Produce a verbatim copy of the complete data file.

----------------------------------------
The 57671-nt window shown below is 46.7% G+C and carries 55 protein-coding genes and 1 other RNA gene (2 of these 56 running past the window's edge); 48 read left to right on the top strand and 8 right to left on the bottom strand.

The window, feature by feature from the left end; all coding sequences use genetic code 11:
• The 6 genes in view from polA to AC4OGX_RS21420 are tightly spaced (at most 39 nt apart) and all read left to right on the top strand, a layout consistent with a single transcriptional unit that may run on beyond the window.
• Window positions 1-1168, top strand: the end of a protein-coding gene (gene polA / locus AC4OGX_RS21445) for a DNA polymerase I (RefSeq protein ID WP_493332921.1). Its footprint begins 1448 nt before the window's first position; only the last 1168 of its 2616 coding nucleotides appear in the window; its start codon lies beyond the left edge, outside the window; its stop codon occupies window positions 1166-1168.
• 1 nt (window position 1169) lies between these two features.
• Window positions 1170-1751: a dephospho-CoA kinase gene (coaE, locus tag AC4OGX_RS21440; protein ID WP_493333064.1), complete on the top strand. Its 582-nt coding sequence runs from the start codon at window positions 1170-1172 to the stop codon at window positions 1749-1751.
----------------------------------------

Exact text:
The 57671-nt window shown below is 46.7% G+C and carries 55 protein-coding genes and 1 other RNA gene (2 of these 56 running past the window's edge); 48 read left to right on the top strand and 8 right to left on the bottom strand.

The window, feature by feature from the left end; all coding sequences use genetic code 11:
• The 6 genes in view from polA to AC4OGX_RS21420 are tightly spaced (at most 39 nt apart) and all read left to right on the top strand, a layout consistent with a single transcriptional unit that may run on beyond the window.
• Window positions 1-1168, top strand: the end of a protein-coding gene (gene polA / locus AC4OGX_RS21445) for a DNA polymerase I (RefSeq protein ID WP_493332921.1). Its footprint begins 1448 nt before the window's first position; only the last 1168 of its 2616 coding nucleotides appear in the window; its start codon lies beyond the left edge, outside the window; its stop codon occupies window positions 1166-1168.
• 1 nt (window position 1169) lies between these two features.
• Window positions 1170-1751: a dephospho-CoA kinase gene (coaE, locus tag AC4OGX_RS21440; protein ID WP_493333064.1), complete on the top strand. Its 582-nt coding sequence runs from the start codon at window positions 1170-1172 to the stop codon at window positions 1749-1751.